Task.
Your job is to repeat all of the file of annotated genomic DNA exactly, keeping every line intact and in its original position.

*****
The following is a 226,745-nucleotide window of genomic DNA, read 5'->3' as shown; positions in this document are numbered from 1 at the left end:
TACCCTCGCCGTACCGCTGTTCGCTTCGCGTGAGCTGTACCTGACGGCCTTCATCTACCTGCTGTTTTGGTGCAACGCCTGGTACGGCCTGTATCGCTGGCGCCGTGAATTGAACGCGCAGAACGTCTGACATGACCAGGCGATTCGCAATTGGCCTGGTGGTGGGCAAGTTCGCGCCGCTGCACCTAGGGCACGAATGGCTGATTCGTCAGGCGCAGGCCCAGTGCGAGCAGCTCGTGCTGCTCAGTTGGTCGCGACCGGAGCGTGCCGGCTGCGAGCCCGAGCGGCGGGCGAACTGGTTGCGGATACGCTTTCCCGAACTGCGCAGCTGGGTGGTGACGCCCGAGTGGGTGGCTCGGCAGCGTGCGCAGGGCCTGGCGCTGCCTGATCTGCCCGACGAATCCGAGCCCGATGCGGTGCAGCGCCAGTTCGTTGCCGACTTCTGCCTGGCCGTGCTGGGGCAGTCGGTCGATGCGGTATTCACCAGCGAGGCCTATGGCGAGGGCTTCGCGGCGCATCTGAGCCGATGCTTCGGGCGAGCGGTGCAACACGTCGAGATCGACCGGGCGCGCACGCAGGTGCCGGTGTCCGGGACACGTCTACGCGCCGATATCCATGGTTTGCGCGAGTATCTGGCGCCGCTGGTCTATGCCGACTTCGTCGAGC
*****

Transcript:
The following is a 226,745-nucleotide window of genomic DNA, read 5'->3' as shown; positions in this document are numbered from 1 at the left end:
TACCCTCGCCGTACCGCTGTTCGCTTCGCGTGAGCTGTACCTGACGGCCTTCATCTACCTGCTGTTTTGGTGCAACGCCTGGTACGGCCTGTATCGCTGGCGCCGTGAATTGAACGCGCAGAACGTCTGACATGACCAGGCGATTCGCAATTGGCCTGGTGGTGGGCAAGTTCGCGCCGCTGCACCTAGGGCACGAATGGCTGATTCGTCAGGCGCAGGCCCAGTGCGAGCAGCTCGTGCTGCTCAGTTGGTCGCGACCGGAGCGTGCCGGCTGCGAGCCCGAGCGGCGGGCGAACTGGTTGCGGATACGCTTTCCCGAACTGCGCAGCTGGGTGGTGACGCCCGAGTGGGTGGCTCGGCAGCGTGCGCAGGGCCTGGCGCTGCCTGATCTGCCCGACGAATCCGAGCCCGATGCGGTGCAGCGCCAGTTCGTTGCCGACTTCTGCCTGGCCGTGCTGGGGCAGTCGGTCGATGCGGTATTCACCAGCGAGGCCTATGGCGAGGGCTTCGCGGCGCATCTGAGCCGATGCTTCGGGCGAGCGGTGCAACACGTCGAGATCGACCGGGCGCGCACGCAGGTGCCGGTGTCCGGGACACGTCTACGCGCCGATATCCATGGTTTGCGCGAGTATCTGGCGCCGCTGGTCTATGCCGACTTCGTCGAGC